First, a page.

The History of Radio as the Future?

Listening to some of this old time radio makes it hard to avoid speculating on the relationship between podcasting and the classic radio medium. While most OTR available is dramatic in nature - stories - the majority of podcasts are either individuals talking about things that interest them or people interviewing others. Jean Shepherd is closest to the individual podcaster, with his unique way of talking directly to each of the listeners out in radio-land. Many podcasters would do well to listen to his techniques and learn from one of the great masters of radio, and those who have been enjoying the existing content of podcasts might want to check him out as well.

In the meantime, a huge selection of old shows is available if you want to vary your listening. From Sherlock Holmes to Abbott & Costello, Flash Gordon to Dragnet, the variety of radio shows from the Golden Age is astounding. Tune in and see how your parents or grandparents spent their evenings. You might just end up filling your iPod with a new - well, old - type of audio.

picKirk McElhearn is the author of several books including iPod & iTunes Garage. His blog Kirkville features articles about the iPod, iTunes, Mac OS X and much more.






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Comments

1

EXCELLENT article, thank you for highlighting these gems!

Posted by stark23x on July 25, 2005 at 12:21 PM (PDT)

2

I’d also hope to see people create new podcasts of serial dramas, comedies, science fiction, etc. along the lines of the old radio shows… using state-of-the-art sound FX, taking advantage of stereo, etc.

Posted by jgarbers on July 25, 2005 at 2:17 PM (PDT)

3

I’ll be sure to check out the Jean Shepherd stuff!

I always enjoyed the TV versions of his stories (and the infamous movie, although I’ve see it one too many times).

Posted by Nagromme on July 25, 2005 at 11:05 PM (PDT)

4

Jean Shepherd’s first movie (for TV) was, I think, “The Phantom of the Open Hearth.” It was on 1976, maybe on PBS. It was directed by Fred Barzyk of WGBH in Boston. I think it is the funniest thing I’ve ever seen on TV.

If anyone knows how to get a copy of it, I’d love the info.

Thanks

JR / vidsonic

Posted by vidsonic on July 28, 2005 at 6:54 PM (PDT)

5

Download hundreds of free old time radio shows in MP3 format at http://www.oldtimeradiofans.com

Posted by kmax1940 on February 18, 2006 at 6:43 AM (PDT)

6

I love a site called Vintage Radio Shows at Vintage Radio Shows no spaces in the address.  The podcasts are very good… outstanding audio quality and shows about 3 a week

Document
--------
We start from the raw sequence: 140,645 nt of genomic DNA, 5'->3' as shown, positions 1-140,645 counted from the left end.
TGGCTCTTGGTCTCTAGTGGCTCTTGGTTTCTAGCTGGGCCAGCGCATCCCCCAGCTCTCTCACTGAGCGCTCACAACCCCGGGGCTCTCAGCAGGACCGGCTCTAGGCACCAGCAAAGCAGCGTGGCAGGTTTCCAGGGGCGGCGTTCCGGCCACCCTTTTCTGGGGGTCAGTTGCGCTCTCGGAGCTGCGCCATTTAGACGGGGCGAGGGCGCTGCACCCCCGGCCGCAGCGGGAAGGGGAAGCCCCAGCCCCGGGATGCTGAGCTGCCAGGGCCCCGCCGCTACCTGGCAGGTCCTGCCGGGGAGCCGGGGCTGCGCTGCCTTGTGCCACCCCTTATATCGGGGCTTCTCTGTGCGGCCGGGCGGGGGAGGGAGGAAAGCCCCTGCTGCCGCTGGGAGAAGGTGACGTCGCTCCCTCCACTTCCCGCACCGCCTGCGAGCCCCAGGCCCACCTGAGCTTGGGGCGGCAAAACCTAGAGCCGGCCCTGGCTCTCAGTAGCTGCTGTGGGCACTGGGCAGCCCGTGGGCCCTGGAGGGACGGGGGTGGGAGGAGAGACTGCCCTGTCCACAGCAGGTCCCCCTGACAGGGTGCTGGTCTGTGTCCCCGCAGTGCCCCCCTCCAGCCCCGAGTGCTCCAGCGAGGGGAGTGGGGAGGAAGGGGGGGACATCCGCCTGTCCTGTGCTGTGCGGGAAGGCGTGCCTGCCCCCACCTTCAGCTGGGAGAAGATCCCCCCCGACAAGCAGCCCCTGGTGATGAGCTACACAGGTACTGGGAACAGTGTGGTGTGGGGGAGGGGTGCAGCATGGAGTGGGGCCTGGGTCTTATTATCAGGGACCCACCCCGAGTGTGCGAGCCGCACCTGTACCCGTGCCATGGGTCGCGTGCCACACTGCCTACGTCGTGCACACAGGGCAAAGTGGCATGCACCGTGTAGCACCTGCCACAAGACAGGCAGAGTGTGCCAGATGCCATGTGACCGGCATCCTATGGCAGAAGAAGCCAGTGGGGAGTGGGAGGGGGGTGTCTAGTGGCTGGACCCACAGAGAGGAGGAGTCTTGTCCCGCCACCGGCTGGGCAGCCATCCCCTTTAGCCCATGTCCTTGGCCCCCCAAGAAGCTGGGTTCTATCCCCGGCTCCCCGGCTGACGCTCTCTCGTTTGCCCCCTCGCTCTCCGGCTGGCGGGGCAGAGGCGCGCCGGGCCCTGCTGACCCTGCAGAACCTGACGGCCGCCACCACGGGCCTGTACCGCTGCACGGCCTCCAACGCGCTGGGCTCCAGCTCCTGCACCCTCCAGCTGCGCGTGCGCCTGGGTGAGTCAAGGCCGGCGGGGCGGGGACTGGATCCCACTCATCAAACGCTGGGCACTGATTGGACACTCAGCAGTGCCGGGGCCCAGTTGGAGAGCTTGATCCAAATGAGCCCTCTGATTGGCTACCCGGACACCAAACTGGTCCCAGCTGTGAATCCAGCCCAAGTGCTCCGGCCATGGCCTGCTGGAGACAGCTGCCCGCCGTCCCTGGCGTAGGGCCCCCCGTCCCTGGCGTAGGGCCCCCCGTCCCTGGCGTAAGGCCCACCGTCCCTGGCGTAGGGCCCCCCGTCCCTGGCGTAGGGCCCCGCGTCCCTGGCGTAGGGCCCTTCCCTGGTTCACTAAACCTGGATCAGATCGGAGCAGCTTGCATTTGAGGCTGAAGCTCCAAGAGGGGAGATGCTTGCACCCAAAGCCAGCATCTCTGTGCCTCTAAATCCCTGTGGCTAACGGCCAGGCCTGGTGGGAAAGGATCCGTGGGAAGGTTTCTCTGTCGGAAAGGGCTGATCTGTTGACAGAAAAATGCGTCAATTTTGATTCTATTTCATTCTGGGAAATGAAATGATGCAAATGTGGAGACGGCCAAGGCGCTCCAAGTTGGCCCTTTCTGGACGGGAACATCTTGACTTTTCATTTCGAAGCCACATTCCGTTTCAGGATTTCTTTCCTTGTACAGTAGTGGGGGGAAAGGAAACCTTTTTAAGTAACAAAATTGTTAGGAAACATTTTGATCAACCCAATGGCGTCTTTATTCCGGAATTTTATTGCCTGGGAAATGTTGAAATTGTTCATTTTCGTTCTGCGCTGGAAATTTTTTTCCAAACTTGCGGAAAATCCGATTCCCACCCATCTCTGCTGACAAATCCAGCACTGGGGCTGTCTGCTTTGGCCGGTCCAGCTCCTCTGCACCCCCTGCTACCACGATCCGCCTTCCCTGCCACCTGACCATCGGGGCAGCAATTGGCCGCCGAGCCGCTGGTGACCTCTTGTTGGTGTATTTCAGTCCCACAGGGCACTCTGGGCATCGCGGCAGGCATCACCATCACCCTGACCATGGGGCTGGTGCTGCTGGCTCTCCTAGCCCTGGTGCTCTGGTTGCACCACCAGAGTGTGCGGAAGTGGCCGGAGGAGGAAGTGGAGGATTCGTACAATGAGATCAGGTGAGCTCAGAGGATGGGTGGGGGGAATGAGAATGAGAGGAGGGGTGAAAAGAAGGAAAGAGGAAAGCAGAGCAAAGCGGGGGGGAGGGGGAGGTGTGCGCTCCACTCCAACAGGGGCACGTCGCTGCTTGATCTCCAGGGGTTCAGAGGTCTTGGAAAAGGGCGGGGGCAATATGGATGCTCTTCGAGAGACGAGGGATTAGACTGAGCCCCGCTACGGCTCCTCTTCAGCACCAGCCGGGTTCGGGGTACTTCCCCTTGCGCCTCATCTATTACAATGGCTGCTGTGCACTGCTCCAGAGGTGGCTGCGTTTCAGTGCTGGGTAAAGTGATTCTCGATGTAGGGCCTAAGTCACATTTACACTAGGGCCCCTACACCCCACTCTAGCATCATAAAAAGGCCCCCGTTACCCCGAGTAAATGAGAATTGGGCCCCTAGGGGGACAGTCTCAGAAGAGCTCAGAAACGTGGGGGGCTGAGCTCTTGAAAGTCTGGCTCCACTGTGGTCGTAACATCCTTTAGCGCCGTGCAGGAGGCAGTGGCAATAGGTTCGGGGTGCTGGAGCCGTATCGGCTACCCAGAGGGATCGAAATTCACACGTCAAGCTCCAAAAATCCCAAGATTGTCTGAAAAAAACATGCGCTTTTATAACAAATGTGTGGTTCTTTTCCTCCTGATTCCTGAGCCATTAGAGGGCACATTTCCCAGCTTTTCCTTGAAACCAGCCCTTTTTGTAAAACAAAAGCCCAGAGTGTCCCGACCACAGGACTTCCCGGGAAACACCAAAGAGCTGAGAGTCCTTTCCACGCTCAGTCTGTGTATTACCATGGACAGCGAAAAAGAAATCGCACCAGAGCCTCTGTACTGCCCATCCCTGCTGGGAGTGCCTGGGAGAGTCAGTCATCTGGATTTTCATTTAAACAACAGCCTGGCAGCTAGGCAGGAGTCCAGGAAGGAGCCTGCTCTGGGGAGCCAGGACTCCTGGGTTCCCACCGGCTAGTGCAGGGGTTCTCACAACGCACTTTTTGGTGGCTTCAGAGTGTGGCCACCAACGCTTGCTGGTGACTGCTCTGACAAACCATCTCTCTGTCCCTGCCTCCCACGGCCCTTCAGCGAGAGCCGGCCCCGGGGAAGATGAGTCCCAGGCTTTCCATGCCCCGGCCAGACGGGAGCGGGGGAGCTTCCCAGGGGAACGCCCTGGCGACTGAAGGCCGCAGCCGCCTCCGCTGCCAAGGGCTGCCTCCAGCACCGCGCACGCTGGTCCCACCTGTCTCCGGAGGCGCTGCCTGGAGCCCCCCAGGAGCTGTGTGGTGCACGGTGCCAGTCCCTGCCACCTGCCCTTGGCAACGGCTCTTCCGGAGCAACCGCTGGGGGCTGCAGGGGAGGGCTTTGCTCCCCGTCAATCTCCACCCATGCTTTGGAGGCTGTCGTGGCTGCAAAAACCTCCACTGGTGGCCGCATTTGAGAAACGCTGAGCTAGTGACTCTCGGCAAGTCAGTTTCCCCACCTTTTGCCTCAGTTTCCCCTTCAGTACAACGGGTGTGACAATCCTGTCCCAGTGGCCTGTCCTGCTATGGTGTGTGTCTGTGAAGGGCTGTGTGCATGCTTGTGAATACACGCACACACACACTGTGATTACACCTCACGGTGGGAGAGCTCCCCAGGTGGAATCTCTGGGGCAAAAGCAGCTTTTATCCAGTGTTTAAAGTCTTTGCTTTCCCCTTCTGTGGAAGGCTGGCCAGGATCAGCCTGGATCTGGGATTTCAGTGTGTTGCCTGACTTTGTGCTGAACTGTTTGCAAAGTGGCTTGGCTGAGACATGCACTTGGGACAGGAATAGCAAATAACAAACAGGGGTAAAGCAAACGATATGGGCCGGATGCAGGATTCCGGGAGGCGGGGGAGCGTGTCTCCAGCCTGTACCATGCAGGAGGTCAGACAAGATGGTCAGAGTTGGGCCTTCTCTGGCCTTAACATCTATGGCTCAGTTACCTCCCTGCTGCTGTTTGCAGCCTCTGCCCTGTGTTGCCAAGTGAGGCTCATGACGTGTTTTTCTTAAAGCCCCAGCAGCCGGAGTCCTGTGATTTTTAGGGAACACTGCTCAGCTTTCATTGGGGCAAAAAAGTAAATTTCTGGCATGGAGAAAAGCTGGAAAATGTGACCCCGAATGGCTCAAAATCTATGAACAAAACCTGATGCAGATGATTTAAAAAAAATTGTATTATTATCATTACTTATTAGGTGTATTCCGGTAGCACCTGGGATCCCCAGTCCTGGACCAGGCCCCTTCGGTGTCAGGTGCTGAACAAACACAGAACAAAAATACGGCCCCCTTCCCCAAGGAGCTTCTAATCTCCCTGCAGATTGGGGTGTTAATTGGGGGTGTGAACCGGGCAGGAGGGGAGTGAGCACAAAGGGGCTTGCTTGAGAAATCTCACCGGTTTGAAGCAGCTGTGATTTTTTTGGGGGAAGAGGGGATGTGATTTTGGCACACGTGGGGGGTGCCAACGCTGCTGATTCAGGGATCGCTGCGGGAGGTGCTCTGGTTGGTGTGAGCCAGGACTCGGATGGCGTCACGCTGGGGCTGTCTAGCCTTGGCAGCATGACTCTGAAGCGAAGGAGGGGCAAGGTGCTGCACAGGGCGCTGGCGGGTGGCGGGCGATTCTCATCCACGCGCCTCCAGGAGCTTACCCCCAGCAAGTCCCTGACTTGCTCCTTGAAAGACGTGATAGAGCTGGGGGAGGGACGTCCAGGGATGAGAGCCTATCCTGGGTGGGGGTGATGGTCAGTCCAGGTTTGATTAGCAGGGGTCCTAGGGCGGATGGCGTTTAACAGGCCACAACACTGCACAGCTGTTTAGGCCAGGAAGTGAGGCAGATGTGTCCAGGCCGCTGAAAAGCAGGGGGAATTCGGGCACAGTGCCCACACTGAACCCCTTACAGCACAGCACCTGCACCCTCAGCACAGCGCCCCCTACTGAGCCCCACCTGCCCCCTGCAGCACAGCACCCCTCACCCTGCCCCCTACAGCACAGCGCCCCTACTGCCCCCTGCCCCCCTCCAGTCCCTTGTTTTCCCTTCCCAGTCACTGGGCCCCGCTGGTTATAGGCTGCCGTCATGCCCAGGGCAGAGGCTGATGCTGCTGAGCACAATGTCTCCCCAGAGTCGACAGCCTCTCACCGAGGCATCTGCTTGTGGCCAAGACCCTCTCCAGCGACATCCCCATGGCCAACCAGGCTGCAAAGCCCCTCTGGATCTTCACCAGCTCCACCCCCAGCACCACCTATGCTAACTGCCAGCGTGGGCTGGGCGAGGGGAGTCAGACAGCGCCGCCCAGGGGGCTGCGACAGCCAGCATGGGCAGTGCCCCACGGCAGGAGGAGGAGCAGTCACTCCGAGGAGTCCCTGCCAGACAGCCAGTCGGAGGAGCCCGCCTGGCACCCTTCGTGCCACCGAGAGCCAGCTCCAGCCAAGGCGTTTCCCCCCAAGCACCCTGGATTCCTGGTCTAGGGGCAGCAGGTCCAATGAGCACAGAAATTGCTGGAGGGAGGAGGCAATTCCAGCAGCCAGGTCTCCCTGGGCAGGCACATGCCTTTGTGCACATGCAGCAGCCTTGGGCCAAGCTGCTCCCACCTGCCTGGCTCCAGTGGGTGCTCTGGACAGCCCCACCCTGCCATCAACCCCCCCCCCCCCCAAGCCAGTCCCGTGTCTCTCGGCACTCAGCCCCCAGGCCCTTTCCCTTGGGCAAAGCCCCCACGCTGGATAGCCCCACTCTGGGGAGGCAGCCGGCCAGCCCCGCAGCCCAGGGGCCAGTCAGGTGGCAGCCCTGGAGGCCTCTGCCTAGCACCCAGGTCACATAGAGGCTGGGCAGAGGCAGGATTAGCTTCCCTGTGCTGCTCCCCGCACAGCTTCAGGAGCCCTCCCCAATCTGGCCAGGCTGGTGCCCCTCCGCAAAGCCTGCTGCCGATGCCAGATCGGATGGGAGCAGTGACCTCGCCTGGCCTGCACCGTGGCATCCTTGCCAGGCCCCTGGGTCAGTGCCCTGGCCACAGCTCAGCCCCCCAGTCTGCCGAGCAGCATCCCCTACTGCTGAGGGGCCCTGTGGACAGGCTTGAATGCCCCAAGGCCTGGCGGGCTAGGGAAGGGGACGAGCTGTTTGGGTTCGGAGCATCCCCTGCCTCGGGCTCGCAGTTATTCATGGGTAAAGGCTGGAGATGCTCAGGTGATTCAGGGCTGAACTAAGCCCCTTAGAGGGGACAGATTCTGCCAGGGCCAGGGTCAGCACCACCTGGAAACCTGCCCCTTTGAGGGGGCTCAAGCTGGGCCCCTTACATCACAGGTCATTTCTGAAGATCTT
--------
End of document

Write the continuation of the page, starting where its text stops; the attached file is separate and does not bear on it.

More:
Posted by Michael Morrison on June 14, 2006 at 9:19 PM (PDT)

7

I check http://www.OTRCAT.com daily - they have new episodes every day of the week which I never miss for my old time radio fix!!!

Posted by lamontcranston on October 29, 2006 at 7:42 PM (PDT)

8

One of my favorite radio shows was “yours trully Johnny dollar” I found a great site with what is claimed to be the entire collection. You can see it at http://www.40sradiomysteries.com You can’t use a credit card on this site but I did use a postal money order. Service was very fast.
Mike

Posted by Mike on June 20, 2008 at 7:04 AM (PDT)

9

I am not really an iPod user but just the pure mp3 players. I have a boat load of old time radio mp3 files and you can see them at 40sradiomysteries.com However, my favorite is the mystery catagory.
Thanks
Otrbuff

Posted by OtrBuff on July 2, 2008 at 10:04 AM (PDT)

10

Are all these downloads free?  I grew up in the 40’s 50’s and remember old radio all too good.

Posted by James S Gamble on September 6, 2008 at 8:23 PM (PDT)

11

Love the old time shows, love to listen to them at nightlike when I was a kid

Posted by R E Neves on November 25, 2008 at 8:53 AM (PDT)

12

I’ve designed a “webapp” specifically for OTR on the Iphone.

waybackradio.org

There’s quite a few complete collections of entire shows, sorted by title, and the year they aired.

All available for instant free streaming.

I add new Shows Daily

Posted by WidgetPhreak on January 10, 2009 at 4:09 AM (PDT)

13

Thank you WidgetPhreak, that is a very handy app.
I just wanted to mention http://www.archive.org (The Internet Archive, a 501(c)(3) non-profit, is building a digital library of Internet sites and other cultural artifacts in digital form. Like a paper library, we provide free access to researchers, historians, scholars, and the general public.) has many complete collections of OTR which are completely free.

Posted by dex on April 27, 2009 at 8:12 AM (PDT)

14

Hi
I neither have ITUNES installed and I’m not sure what an Ipod is,,the question is can I download these otr shows to my audio cassette player? I have done that successfully on other otr sites. Thanks in advance
Chet Norris

Posted by CHET NORRIS on July 13, 2009 at 9:43 AM (PDT)

15

I would like to let you know about the radio entertainment network podcast on Itunes. We put on 5 hours of free old time radio a week.
Also we stream continuous old time radio at http://www.radioent.com
Thanks

Posted by james dolan on January 3, 2010 at 12:58 PM (PDT)